That's right you! Superman is back but of course in our super-post, post, post modern, ironic, meta, self-aware times he's not allowed to be in a film that's not embarrassed to have its contents on the tin as it were so old Supes gets the blockbuster does avante-garde title Man of Steel:- A film in which Clarke Kent forgoes red knickers and uses his powers to torment truck drivers and take part in a battle more destructive and horrifying than a hundred 911's.
So, as per The Frugal Film Forums' agenda, let's have a look at MOS alternative, Steel.
They say most things work in cycles and whilst our current crop of comic-to-film movies goes from strength to strength, things weren't going so well for the capes back in the eighties and nineties.
After the decline of the Christopher Reeve Superman movies, DC decided to give his moody mate Batman a crack at the cinematic whip. A stonking success, Batman should have been the X-Men of its day, paving the way for more than just its own sequels. Instead the ball was fumbled and dispite the odd rays of hope offered by the likes of The Crow and erm...we watched adaptions such as The Phantom and The Shadow entertain but ultimately underwhelm.
Steel, starring a basketball playing man called Shaquille O'Neal opened in approximately fourteen cinemas worldwide, leaving me to assume that every attendee got a room to themselves. Based on a character spawned in the wake of Superman's now infamous death, the history and character of John Henry Irons gets completely retconned even though he only debuted in comics four years prior to the films release.
'Shaq' plays our protagonist as a...wait for it...a high-tech weapons designer. I'll let that sit with you for a moment.
A bit later, presumably whilst collecting his dole money, Irons' witnesses a robbery carried out by a gang using guns what he did make.
Angered (I think. It's hard to tell with Shaquille's range) by the fact that his designs are being used to threaten people in his 'hood rather than out of his field of vision, Irons decides to clam the situation by tooling up himself and building more firearms and shit so that he can blow shit up but, this being a family-friendly film, in a weirdly harmless way.
Crippled in the aforementioned accident, Irons' friend Susan 'Sparky' Sparks (for fucks' sake) goes to John Henry's wheelchair accessible hideout (take that Supes and Bats) to help out with the scheme because...well...you know.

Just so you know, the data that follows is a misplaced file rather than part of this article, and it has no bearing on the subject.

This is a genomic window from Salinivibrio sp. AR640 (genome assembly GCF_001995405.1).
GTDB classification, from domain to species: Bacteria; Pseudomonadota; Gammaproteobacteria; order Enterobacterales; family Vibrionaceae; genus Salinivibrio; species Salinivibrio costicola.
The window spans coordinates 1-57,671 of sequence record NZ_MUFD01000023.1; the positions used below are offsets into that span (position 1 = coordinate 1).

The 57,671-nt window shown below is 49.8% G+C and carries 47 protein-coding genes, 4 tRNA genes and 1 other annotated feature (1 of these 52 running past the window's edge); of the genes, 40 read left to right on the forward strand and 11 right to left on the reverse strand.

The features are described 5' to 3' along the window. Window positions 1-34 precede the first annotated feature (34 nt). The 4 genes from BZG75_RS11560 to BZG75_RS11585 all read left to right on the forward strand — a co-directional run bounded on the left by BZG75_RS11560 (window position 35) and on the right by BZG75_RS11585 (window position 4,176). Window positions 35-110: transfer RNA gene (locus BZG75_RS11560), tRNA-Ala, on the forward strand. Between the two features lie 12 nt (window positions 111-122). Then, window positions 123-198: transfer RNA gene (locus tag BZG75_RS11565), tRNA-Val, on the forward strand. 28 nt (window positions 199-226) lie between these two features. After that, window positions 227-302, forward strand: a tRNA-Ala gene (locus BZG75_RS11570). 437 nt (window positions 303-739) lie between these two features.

The pair are - for some reason - assisted by an old man called Uncle Joe, as played by the formerly cool Richard Roundtree. His contribution to proceedings seems to involve uttering things an annoying audience member might say/reassuring old sage words.
Irons' plan largely involves him milling about in a suit so far removed from its inspiration he may as well have been dressed in a bad fancy dress Scooby-Doo outfit and looking for evening television friendly crimes that don't involve swearing, killing, raping or anything beyond borderline high-jinks.
One of the super-smart inventors weapons is a hammer that is a gun if you hold it the other way around. You know. Like you did. When you were a kid.
Anyway, this large, softly spoken man who is a known weapons and specialised armour designer disguises himself with a helmet that makes him look a bit cross-eyed but is still eminently useful. Nobody at all mistakes this large, softly spoken man who is a known weapons and specialised armour designer for the large, softly spoken man who is a known weapons and armour designer carrying weapons and specialised armour.
Well anyway, Burke plans to make a few quid selling Irons' guns and shit to various villainous stereotypes from around the world. To be honest, it's never really explained why a gun that Burke uses to shoot one of his own colleagues at the auction he holds is any better than one of the guns that can be quite happily bought with a six-pack and a pack of doughnuts at the corner shops.
Steel of course interrupts the auction, only to be stopped in his clunky tracks by (sigh) the 'revelation' that his nemesis has Sparky held hostage. Stripped of his revolutionary arsenal (the aformentioned big 'ammer), Steel is threatened with use as a test dummy for his own weapon; that is until the previously sharp (for this movie) and wary Burke falls for the same level of trickery that has your dog running for a stick you never threw.
With her super friend back on his feet, the recently kidnapped Sparky reveals that she had wheelchair lasers all along, leaving the bad guys and viewers reeling with bafflement confusion. Then, in a scene that already doesn't look after itself any more, Sparky also reveals that her chair can get her off the set as quickly so the the 'action' can continue.
In a shoot-out that makes those in the A-Team series look footage taken from a Ugandan gunship massacre, we see just how rubbish JHI's weapons are and Irons save the day with, of all things, a basketball throw?! Who said meta was a recent thing?
After a bunch of explosions in which nobody is killed, Burke dies for the sake of closure because he is loosing IQ points with every passing minute of the film.
During a pointless conversation with the army chief that has apparently been chasing Steel, Irons declares his job done with a promise that he won't be seen around. Even the most cheap and tawdry horror flicks tend to sign off with some allusion that someone involved might want a sequel but it seems that even before its release, no one wanted to ride this pony again.
Steel ends with a scene containing more knowing glances than are swapped in George Michael's local public toilets in a week and is so sugary I almost lost a foot to diabetes.
There have been other stories of men running round outside the law, belting people with hammers:- from Thor to Peter Sutcliffe, but if you prefer your action Saturday afternoon flavoured and for a STEAL (pun very much intended, alright?), you can might give Steel a go.